Writer/director Francis Lee follows up his acclaimed debut, God’s Own Country, with Ammonite, the latest entry in the “sullen, sapphic lovers convalescing by the sea” canon.
Kate Winslet stars as Mary Anning, a cagey, formerly celebrated paleontologist in 19th century England who’s been sidelined into an unglamorous life of peddling seashell-encrusted trinkets to tourists to keep herself and her ailing mother afloat. When Roderick Murchison (James McArdle, Mary Queen of Scots), a fellow scientist and wealthy admirer of her work, walks into her shop and asks to shadow her seaside excavations for a “premium,” Mary grudgingly accepts and, in turn, meets the woman who will change her life … sort of.
Even though Roderick’s wordless, withering wife, Charlotte (Saoirse Ronan), is barely within view, it becomes clear that Mary is far more taken with the young woman than her male admirer. After a fossil-hunting outing in which he comes off like a gnat that Mary would like to swat, Roderick suggests that Charlotte stay with Mary while he tends to business in London. Blanketed from head to toe in black and mourning the loss of her child, Charlotte is suffering from “mild melancholia” and, according to her husband, has become a ghost of her former “bright, funny, clever” self. As such, she’s been prescribed rest and sea air — a remedy Roderick deems Mary fit to dole out in his absence.
Building on the period convention of “paid caretaker who becomes a friend and subsequent secret lover,” Ammonite aims to tell the forbidden love story of two tragically neglected women. Led by the star power of Winslet and Ronan, an exquisitely melancholy score from Volker Bertelmann and Dustin O’Halloran, and gorgeously muted cinematography from Stephane Fontaine, Ammonite seemingly possesses all the right elements to solidify itself as a remarkable addition to the genre.
However, there’s something slightly amiss — Lee’s tightly coiled, overly withdrawn script? The slightly mismatched chemistry between the two leads? The heavy, somber tone that rarely lightens up? — that limits its potential and feels too impenetrable to enjoy. With a love story steeped in sad, fireside poetry, secretive bedside sketching and cathartic sea bathing, I was fully prepared to immerse myself. Instead, character motivations remain clouded, and the players fail to establish a genuinely intimate connection (beyond a surprisingly hurried and intense physical relationship), leaving me hard-pressed to buy into the “life-changing romance” ethos that Lee assumes his film possesses.
Still, it’s important to note that the attraction between Winslet and Ronan isn’t completely charmless. The stolen glances, exposed necklines and sexual tension of corset-lacing do much to establish an air of unspoken sensuality between them. Though their characters’ relationship may not be totally believable, thanks in large part to their age difference and significant class disparity, both actresses individually deliver and serve as the film’s saving grace.
In particular, Winslet’s silently simmering disposition and raw physicality combine to create an unexpectedly fascinating portrait of a woman who’s been all but forgotten. As Mary climbs up the slippery sea rocks, covered in mud, desperately trying to crack open a valuable fossil, Winslet displays the harsh realities of her character in a way that feels weighty and worthwhile. Her work is largely insular yet simultaneously stirring, and as Mary recoils from affection and hardens herself like one of her precious fossils, viewers empathize with the agonizing loneliness that plagues her.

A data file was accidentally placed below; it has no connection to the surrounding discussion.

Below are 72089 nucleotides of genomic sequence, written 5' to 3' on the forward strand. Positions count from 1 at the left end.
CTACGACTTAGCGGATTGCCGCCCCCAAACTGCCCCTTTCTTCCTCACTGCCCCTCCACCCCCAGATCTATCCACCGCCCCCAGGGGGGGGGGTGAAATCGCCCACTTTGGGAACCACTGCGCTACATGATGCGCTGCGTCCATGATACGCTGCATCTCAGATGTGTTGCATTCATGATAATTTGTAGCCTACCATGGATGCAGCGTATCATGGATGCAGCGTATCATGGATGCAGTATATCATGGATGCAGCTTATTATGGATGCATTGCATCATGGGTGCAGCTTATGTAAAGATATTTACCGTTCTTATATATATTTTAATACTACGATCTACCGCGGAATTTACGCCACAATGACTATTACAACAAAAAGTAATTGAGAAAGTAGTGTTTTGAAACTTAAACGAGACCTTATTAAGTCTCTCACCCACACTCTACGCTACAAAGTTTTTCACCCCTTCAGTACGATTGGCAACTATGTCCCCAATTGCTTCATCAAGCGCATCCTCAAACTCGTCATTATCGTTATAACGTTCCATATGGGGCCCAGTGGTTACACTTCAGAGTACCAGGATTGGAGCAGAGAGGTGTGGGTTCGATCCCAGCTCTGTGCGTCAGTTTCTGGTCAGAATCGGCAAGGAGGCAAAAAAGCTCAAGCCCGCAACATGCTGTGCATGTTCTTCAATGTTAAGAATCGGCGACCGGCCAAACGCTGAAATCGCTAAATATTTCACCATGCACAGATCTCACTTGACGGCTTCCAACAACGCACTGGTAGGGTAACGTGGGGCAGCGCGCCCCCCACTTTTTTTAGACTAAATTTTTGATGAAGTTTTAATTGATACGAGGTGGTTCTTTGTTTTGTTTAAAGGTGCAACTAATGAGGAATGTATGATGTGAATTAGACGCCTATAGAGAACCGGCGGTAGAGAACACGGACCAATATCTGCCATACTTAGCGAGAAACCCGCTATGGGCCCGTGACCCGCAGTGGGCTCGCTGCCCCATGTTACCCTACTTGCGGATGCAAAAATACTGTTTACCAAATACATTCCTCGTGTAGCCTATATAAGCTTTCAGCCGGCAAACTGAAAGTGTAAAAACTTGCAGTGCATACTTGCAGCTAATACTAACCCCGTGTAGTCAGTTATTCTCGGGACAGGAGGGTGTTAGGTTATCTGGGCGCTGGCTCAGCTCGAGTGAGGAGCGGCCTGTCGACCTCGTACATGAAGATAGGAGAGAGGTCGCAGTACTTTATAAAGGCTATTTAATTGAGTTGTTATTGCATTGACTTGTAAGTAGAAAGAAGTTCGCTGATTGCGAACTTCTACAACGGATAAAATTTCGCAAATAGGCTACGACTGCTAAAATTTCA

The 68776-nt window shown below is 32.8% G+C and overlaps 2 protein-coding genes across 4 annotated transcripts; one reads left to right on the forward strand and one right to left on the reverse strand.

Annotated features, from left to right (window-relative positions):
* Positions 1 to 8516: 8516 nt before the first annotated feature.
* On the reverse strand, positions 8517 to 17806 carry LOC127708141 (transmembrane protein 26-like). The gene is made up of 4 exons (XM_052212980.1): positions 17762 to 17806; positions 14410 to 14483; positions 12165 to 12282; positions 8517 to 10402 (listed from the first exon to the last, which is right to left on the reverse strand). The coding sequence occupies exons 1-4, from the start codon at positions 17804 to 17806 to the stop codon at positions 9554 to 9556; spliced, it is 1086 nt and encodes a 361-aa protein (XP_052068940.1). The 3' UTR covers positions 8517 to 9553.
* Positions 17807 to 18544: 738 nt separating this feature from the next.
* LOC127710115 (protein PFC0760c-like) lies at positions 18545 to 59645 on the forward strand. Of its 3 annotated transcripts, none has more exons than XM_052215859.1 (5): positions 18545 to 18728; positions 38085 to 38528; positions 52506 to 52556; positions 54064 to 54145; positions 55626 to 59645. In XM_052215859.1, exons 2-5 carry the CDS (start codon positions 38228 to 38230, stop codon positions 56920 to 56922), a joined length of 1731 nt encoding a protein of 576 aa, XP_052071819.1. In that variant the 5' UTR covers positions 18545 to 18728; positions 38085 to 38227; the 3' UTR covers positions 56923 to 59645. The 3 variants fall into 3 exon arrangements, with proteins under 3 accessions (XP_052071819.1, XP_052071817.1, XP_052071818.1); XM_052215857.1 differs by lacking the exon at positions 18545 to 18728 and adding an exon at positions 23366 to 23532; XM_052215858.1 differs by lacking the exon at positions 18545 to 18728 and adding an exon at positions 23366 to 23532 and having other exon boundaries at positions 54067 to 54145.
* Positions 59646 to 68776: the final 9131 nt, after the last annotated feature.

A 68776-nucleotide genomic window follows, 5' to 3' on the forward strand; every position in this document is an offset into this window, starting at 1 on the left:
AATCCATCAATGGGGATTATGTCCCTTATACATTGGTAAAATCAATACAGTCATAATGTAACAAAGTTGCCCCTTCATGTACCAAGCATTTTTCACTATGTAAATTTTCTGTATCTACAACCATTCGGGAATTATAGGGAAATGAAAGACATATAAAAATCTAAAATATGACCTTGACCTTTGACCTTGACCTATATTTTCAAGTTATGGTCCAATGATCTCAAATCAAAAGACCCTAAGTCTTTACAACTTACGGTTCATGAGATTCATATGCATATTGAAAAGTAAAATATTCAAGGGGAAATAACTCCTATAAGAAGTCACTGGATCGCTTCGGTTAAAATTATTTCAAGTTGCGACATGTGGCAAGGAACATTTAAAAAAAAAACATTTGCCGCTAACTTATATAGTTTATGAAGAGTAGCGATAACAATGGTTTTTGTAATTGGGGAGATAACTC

Every bit Winslet’s equal, Ronan’s thoughtful portrayal of Charlotte is unlike anything we’ve seen from her thus far. She lends a vulnerability to her character that feels almost childlike in its naivety — it’s as if Charlotte has been waiting all along for Mary to free her from her bell jar and unlock her true identity. In this way, Ronan’s every move feels intentional and important but not too neat to come off as calculating. Once she’s allowed to open up and harness the power of Charlotte’s inner truth, she absolutely radiates on screen.
Additionally, it doesn’t help that Ammonite has much in common with Céline Sciamma’s far superior 2019 French melodrama Portrait of a Lady on Fire. Though comparison is often the thief of joy, it’s next to impossible not to measure the two films against one another, as they’re strikingly similar in theme, setting and central plot. Unfortunately, the hypnotic on-screen electricity and unwaveringly romantic tone of Portrait is altogether missing here. Lee’s attempt to establish a sympathetic lesbian love story feels too cold and detached to connect with, and never truly comes alive. While the pacing in the film’s first half aims to slowly unfurl like the love between its two heroines and the titular fossils alike, it still feels sluggish and a tad monotonous.
Though the film cleverly uses visuals of ammonite as a thinly veiled mirror of the women’s blossoming romance — and, by extension, their hidden inner lives — I found myself longing for a much deeper excavation. And even with the script’s prolonged exposure to Mary’s tough exterior — a focus that largely overshadows the film’s love story — viewers never really get the dose of affection and intimacy that the film desperately needs. Still, even with its shortcomings, Ammonite is an extraordinarily well-made film with a pair of exceptional lead performances that’s worth the price of admission.
Available to rent starting Dec. 4 via Amazon Video, iTunes and other streaming services